Every year millions flock to the nation’s capital not to become enriched in US history, but to bask in the beautiful spring weather that is welcomed by trees full of little white flowers.
The annual National Cherry Blossom Festival takes place in Washington DC from the end of March to the middle of April. Along with the display of trees that beautify and lighten up the city streets, a festival rich of history and Japanese heritage engages visitors from around the globe.
The 2007 National Cherry Blossom Festival celebrates its 95th anniversary.
During a ceremony honoring the gift of the blossoms, 95-year-old Yukika Sohma Ozaki, daughter of the late Mayor Yukiko Ozaki who gave the original 3,000 trees to Washington DC in 1912, spoke about her memories about the gift and recited a poem. The Washington Post quotes Sohma saying that “One has to be tough…Even in the war years, when people wanted to cut the cherry trees down, there were some ladies who stopped them. If we keep our hearts open, we can always do some good.”
New to the festival this year is a photo contest sponsored by Lulu.com, an online publishing marketplace, where 12 winning photos will be chosen to be published in the 2008 National Cherry Blossom Calendar, with the first place winner having their picture on the cover and winning a new Canon EOS Digital Rebel XT camera.
“We’ve never done something like this before and it is a fun way to get use out of the numerous photos that visitors take,” Danielle Piacente, National Cherry Blossom Festival Spokesperson said.
Yoko Ono’s Wish Trees concept is another addition to the festival this year. There are ten trees located in DC; specifically at the Town Hall Education, Arts & Recreation Campus in Southwest DC, at the Smithsonian’s Hirshhorn Museum and Sculpture Garden on the National Mall, and at the Title Basin Stage, home to daily festival entertainment, and next to the Jefferson Memorial where most of the Cherry Blossoms reside. After the wish trees bloom, Ono will gather the wishes and make them a part of her “Imagine Peace Tower” sculpture to be erected in October of 2007 in Reykjavik, Iceland.
“As a child in Japan, I used to go to a temple and write out a wish on a piece of thin paper and tie it around the branch of a tree,” Ms. Ono has said. “Trees in temple courtyards were always filled with people’s wish knots, which looked like white flowers blossoming from afar.”
A woman from Massachusetts said that the Cherry Blossoms are “beautiful, [and that she enjoyed] walking along and watching the petals fall into the tidal basin”.
Jeff Anderson, from Syracuse, New York, was a little disappointed to see the Cherry Blossoms after they had peak and after the winter blast that came in for the weekend. Even though the blossoms were less than expected, he was still excited “to see them bloom and [is] still getting a lot out of the trip.”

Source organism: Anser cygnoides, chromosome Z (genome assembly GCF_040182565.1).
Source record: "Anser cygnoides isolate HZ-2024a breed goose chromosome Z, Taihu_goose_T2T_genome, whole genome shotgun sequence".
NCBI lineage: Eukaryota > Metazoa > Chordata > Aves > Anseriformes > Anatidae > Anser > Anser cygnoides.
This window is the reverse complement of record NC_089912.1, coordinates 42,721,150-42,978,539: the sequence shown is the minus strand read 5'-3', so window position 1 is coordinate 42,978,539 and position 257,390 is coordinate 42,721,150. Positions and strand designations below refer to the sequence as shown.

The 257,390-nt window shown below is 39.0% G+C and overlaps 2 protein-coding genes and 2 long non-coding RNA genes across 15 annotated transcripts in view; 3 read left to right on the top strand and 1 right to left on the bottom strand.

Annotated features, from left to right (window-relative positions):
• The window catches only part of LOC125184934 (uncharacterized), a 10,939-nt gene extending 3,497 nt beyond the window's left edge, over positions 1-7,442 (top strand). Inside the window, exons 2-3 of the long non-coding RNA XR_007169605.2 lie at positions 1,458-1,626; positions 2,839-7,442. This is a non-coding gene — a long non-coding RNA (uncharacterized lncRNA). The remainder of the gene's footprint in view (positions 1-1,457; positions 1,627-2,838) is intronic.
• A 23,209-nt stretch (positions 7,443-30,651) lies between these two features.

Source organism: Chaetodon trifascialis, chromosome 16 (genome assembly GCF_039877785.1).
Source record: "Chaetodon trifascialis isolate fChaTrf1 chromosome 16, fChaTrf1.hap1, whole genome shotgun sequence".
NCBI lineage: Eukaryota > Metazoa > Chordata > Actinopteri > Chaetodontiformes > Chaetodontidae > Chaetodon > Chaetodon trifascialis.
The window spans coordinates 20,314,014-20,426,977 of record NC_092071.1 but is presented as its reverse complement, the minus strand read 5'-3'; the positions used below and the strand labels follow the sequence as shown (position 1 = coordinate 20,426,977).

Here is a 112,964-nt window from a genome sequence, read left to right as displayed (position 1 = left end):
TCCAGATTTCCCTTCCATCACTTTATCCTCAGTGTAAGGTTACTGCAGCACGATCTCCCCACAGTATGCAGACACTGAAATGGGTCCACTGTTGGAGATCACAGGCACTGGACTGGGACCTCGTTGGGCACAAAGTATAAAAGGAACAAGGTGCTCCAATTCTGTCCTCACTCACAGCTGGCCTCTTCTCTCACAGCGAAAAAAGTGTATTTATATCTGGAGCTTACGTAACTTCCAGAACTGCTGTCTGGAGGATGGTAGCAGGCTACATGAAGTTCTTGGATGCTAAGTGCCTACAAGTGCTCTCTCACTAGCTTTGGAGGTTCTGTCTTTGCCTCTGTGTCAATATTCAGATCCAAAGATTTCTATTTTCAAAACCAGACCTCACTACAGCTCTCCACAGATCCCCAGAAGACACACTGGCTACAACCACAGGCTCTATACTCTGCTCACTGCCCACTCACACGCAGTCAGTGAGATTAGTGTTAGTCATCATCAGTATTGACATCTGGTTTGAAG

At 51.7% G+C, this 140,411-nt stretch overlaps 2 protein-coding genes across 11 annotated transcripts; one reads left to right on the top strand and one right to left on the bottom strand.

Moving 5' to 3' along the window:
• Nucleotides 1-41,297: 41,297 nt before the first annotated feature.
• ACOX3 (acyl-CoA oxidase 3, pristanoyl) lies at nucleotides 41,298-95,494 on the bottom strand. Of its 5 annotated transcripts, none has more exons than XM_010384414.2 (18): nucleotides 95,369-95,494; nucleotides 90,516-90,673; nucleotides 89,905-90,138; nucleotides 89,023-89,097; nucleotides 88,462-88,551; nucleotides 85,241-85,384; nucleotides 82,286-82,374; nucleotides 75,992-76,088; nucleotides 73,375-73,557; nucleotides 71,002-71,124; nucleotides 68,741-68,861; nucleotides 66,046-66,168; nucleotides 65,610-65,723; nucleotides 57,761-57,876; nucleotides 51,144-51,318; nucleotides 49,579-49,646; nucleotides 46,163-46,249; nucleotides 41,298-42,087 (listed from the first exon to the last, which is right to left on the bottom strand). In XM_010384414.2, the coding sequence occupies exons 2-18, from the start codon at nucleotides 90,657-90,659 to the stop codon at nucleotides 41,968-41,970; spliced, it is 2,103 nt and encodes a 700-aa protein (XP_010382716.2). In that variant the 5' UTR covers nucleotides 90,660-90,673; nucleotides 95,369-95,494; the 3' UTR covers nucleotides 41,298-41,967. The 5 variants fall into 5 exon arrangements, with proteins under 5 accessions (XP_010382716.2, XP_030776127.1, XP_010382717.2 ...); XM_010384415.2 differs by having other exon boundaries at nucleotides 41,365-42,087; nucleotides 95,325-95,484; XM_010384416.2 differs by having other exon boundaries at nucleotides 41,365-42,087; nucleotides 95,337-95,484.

“We have had to deal with the weather.but, it is more about what the trees symbolize and when they are not blooming it is about all of the events celebrating this special gift. 95 years of blossoms,” Piacente said.
Christin Perez, a young boy from Los Angeles, CA, said that he enjoyed seeing all the museums that DC offers calling them “pretty cool” and saying that he hopes the blossom “don’t go extinct”.
After the peak day of blooming, many visitors view the monuments and let the locals enjoy the splendor of the district. Megan Kennedy, from Bryans Road, Maryland, said that she was “enjoying DC for its calmness and beauty.”
Rebecca Pawlowski, Director of Communications for the Washington DC Convention & Tourism Corporation, said in an email that “The National Cherry Blossom Festival has dramatic economic impact on the District and the region’s economy…We can attribute more than 800,000 trips on Metro by festival visitors during the two weeks of the event, and hotel occupancy runs in the range of 82%, a 10% increase [from any average weak].”
The 46th annual Cherry Blossoms Parade, with huge inflatable balloons, marching ands and entertainers will be held on Saturday, April 14th, 2007, with performances by America’s Got Talent winner Bianca Ryan, DC-based Sweet Honey in the Rock, and American Idol 5th season finalist Ace Young along with a performance by the Washington Wizard’s Dance Team.
After the parade The Japan-America Society of Washington DC presents the 46th annual Sakura Matsuri–Japanese Street Festival. This festival is the “is the largest one-day exhibition of Japanese culture in the United States.”
The blossoms “look like the way you see it in the paintings, pinkish in color and beautiful,” Mallika Baruah, from Bear, Delaware, said.